The Revenant's Cinematic History
I "experienced" "The Revenant" last night and while there is no doubt that it's visual grandeur and filmmaking style is truly next level - I'm still a little muddled on how much I actually liked the film. It clearly was striving for masterpiece status and the whole film just left me feeling -- nothing. Well that's not true - I felt that Leo physically gave it his all for the Oscar, which is cool I guess, but some kind of statement about the universe - not so much. You see, the whole time I was watching it I couldn't shake the feeling that it was a mash-up of a whole bunch of classic films that didn't really congeal into the truly moving masterpiece it wanted to be. So here are some of the films that the Revenant pulls from and why you should check them out.
The New World (2005) - These two films have a ton in common. The first is that they share legendary cinematographer Emmanuel Lubezki, a guy so legendary he has his own type of lightning called "chivo." The second is that they're all about how men interact with nature and the impact that the wild has on their souls. "The Revenant" seems to say that we are powerless in the face of the land, which I get, but I much prefer "The New World" for it's joyous celebration of how the land can provide such joy, happiness, and ultimately truth. I know these are different types of stories - but the "The New World" just captures the balance between man and nature.
Apocalypto (2006) - "The Revenant" boasts some pretty amazing action sequences featuring people fighting people, animals and the elements - but while seeing people take arrows to the throat is shocking they only succeed at being gruesome rather than thrilling. And don't say that it wasn't supposed to be entertaining - you don't spend CG dollars on horses going off cliffs if you don't want to entertain people. And so if you're looking for some sheer total wild nature based entertainment - Apocalypto is clearly your best bet. The movie is basically one giant chase scene through the jungle where Jaguar Paw (above) pretty much wrecks everyone. The movie rules (yeah I know Mel Gibson sucks).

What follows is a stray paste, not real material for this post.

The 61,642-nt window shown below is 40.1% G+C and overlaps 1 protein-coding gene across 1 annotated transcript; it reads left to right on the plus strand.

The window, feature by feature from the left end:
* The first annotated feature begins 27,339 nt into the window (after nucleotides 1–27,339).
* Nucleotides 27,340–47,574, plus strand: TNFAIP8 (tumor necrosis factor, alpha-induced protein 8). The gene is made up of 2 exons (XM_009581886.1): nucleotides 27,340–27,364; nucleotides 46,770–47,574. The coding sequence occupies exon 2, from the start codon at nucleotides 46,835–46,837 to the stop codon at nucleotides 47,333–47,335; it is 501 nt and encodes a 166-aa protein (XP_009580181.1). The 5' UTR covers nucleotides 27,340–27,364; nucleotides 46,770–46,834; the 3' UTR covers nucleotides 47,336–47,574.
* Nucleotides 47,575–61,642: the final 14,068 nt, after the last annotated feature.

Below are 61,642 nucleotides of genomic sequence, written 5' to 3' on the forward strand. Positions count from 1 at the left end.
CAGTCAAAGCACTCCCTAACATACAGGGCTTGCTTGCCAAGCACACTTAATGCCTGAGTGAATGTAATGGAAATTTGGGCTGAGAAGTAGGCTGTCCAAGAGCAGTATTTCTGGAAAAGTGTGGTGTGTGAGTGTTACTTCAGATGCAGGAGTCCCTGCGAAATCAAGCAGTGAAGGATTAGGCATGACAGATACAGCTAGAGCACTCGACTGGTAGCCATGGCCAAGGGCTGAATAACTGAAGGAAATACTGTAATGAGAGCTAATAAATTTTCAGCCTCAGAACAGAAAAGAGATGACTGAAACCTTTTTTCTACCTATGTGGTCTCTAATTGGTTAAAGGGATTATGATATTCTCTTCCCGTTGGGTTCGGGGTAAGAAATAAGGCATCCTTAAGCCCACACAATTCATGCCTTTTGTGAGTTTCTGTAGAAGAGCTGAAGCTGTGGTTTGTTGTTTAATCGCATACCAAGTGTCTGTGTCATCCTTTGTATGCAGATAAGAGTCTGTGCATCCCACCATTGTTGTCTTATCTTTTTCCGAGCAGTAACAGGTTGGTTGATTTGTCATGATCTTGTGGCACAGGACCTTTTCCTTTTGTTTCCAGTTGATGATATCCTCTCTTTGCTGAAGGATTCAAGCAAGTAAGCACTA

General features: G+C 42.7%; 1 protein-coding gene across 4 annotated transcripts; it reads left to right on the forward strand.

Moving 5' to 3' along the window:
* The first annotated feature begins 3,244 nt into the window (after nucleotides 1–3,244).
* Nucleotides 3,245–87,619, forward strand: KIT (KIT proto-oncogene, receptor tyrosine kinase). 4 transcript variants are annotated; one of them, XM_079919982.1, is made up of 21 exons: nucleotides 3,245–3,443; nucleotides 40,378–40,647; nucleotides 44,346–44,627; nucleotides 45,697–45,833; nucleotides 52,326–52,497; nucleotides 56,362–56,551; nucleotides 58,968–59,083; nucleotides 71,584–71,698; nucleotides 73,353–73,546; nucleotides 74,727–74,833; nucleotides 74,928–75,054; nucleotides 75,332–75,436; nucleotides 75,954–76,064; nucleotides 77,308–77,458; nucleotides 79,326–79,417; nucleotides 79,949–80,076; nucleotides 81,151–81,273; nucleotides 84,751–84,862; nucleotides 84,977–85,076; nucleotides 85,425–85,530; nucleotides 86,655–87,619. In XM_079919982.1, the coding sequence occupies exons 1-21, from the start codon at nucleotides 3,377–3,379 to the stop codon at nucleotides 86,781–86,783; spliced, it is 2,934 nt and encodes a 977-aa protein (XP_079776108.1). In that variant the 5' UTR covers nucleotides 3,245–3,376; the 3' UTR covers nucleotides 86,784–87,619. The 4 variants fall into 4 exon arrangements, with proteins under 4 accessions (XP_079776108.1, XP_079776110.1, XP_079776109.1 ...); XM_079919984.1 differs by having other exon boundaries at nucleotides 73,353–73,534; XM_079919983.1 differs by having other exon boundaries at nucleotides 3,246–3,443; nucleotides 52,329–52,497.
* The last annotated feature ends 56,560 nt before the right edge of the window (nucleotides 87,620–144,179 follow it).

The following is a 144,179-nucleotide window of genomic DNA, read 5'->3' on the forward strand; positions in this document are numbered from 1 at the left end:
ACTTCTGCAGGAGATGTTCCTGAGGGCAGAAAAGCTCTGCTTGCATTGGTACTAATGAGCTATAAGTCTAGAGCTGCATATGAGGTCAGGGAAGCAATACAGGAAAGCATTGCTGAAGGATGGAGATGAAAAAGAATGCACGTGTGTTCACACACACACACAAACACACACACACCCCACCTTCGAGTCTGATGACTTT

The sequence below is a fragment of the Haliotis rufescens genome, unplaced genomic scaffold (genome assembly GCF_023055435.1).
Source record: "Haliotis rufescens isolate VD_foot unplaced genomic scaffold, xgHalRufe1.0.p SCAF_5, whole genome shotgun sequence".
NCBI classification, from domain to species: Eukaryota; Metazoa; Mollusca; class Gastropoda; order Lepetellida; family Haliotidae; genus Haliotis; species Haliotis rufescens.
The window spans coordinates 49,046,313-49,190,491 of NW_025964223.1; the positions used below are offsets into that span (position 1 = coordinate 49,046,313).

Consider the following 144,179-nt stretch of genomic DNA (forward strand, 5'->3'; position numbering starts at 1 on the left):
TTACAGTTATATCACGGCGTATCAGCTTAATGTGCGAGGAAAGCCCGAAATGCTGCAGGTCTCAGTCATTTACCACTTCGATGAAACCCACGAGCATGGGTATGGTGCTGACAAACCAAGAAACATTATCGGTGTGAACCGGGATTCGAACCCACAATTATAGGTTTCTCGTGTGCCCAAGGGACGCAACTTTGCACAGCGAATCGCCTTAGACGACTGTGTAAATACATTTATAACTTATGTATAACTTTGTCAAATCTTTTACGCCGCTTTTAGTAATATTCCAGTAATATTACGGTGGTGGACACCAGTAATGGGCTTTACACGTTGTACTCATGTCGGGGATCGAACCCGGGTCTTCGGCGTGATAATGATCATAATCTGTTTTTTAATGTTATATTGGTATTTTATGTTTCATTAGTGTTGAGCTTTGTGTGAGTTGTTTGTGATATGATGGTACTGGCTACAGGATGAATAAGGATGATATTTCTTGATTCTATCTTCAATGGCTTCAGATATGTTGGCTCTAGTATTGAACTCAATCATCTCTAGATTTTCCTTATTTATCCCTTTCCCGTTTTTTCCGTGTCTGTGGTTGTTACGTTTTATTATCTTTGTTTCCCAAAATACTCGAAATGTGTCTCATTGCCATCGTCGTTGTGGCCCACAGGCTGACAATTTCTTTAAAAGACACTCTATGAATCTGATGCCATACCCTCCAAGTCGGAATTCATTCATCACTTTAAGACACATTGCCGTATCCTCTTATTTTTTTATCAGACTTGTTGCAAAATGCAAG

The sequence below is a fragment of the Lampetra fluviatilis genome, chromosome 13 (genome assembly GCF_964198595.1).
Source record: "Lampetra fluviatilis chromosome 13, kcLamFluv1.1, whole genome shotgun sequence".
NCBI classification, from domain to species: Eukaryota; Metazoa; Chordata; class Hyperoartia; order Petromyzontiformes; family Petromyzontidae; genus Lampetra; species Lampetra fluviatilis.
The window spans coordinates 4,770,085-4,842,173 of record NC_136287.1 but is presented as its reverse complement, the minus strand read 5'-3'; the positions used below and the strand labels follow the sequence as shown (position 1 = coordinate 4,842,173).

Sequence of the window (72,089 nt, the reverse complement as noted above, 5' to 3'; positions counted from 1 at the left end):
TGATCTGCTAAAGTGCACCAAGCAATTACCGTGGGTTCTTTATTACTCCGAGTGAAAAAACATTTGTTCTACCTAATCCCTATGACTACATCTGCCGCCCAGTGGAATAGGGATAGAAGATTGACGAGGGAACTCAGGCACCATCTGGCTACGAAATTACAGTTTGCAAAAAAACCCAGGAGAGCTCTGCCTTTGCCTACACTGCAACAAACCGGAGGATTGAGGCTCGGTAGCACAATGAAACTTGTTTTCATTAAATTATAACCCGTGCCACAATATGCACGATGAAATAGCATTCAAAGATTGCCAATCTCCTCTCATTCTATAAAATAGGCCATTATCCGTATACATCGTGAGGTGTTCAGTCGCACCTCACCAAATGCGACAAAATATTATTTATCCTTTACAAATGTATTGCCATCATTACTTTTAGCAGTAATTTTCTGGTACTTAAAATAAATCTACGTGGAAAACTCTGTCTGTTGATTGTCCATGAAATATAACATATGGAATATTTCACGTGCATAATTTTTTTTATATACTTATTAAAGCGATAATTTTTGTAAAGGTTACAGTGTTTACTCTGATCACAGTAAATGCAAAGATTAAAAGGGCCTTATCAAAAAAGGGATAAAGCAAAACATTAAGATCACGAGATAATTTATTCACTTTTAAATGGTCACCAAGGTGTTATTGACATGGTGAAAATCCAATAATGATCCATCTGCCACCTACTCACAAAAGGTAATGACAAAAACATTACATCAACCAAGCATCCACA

Jeremiah Johnson (1972) - This is a story similar to the Revenant in that it's about one man's journey into the harsh elements of nature to find himself and in some cases to avenge his family. However this movie succeeds where "The Revenant" fails because it creates some amazing wilderness characters including BearClawJack and Pants Suit Red.
The Grey (2011) - Unjustly known as the Liam Neeson vs wolves movie, The Grey excels at showing what the wilderness does to a man's faith. Sharing a similar frosty setting The Grey covers a lot of the same thematic ground and also ends with an epic showdown of sorts. However I suspect that more people will remember the final scene of "The Grey" more than the end of "The Revenant" because everything that comes before carries a little more weight.
The Last Of The Mohicans (1992) - Building off that Jermiah Johnson point, one thing I didn't really like about "The Revenant" was that I had no sense of the characters in the film. "The Last Of The Mohicans" really establishes not just Hawkeye as a character but also the Native American family that anchors the film. In addition this film is the best combo of epic nature shots, actors going all in on being in nature, badass action, romance (yeah I said it) and just overall storytelling of all the films on the list. Easily one of my favorites.
I realize that as reading this you might think I didn't like "The Revenant," which is not really the case. I found it to be visually stunning but shoddily paced. My hope is that if you got off on the naturalism, action, and overall feel you'd like all these movies above. Let me you know if you check em out.